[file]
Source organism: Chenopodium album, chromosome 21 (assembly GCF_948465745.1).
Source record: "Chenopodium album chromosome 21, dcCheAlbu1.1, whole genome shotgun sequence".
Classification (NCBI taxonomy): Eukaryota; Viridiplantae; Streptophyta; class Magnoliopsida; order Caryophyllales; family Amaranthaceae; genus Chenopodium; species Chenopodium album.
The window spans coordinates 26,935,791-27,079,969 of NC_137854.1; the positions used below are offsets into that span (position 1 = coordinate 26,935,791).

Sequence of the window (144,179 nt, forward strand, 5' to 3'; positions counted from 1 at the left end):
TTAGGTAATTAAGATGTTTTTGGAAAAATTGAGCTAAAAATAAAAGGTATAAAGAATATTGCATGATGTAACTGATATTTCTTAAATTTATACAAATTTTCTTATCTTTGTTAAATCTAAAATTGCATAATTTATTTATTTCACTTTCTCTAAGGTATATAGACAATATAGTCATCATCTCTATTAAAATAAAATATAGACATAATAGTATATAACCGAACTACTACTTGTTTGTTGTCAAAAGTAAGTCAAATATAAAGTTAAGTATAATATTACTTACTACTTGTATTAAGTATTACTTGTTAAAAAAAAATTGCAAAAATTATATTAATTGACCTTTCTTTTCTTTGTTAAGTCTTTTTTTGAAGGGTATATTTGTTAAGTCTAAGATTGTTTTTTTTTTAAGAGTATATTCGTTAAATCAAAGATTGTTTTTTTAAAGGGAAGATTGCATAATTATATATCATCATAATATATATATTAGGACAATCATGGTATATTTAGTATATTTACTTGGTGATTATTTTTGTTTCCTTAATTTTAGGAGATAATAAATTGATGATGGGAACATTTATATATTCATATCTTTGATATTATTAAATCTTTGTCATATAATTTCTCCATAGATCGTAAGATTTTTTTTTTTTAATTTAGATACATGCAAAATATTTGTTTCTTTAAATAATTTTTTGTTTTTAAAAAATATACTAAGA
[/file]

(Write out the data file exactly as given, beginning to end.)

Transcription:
Source organism: Chenopodium album, chromosome 21 (assembly GCF_948465745.1).
Source record: "Chenopodium album chromosome 21, dcCheAlbu1.1, whole genome shotgun sequence".
Classification (NCBI taxonomy): Eukaryota; Viridiplantae; Streptophyta; class Magnoliopsida; order Caryophyllales; family Amaranthaceae; genus Chenopodium; species Chenopodium album.
The window spans coordinates 26,935,791-27,079,969 of NC_137854.1; the positions used below are offsets into that span (position 1 = coordinate 26,935,791).

Sequence of the window (144,179 nt, forward strand, 5' to 3'; positions counted from 1 at the left end):
TTAGGTAATTAAGATGTTTTTGGAAAAATTGAGCTAAAAATAAAAGGTATAAAGAATATTGCATGATGTAACTGATATTTCTTAAATTTATACAAATTTTCTTATCTTTGTTAAATCTAAAATTGCATAATTTATTTATTTCACTTTCTCTAAGGTATATAGACAATATAGTCATCATCTCTATTAAAATAAAATATAGACATAATAGTATATAACCGAACTACTACTTGTTTGTTGTCAAAAGTAAGTCAAATATAAAGTTAAGTATAATATTACTTACTACTTGTATTAAGTATTACTTGTTAAAAAAAAATTGCAAAAATTATATTAATTGACCTTTCTTTTCTTTGTTAAGTCTTTTTTTGAAGGGTATATTTGTTAAGTCTAAGATTGTTTTTTTTTTAAGAGTATATTCGTTAAATCAAAGATTGTTTTTTTAAAGGGAAGATTGCATAATTATATATCATCATAATATATATATTAGGACAATCATGGTATATTTAGTATATTTACTTGGTGATTATTTTTGTTTCCTTAATTTTAGGAGATAATAAATTGATGATGGGAACATTTATATATTCATATCTTTGATATTATTAAATCTTTGTCATATAATTTCTCCATAGATCGTAAGATTTTTTTTTTTTAATTTAGATACATGCAAAATATTTGTTTCTTTAAATAATTTTTTGTTTTTAAAAAATATACTAAGA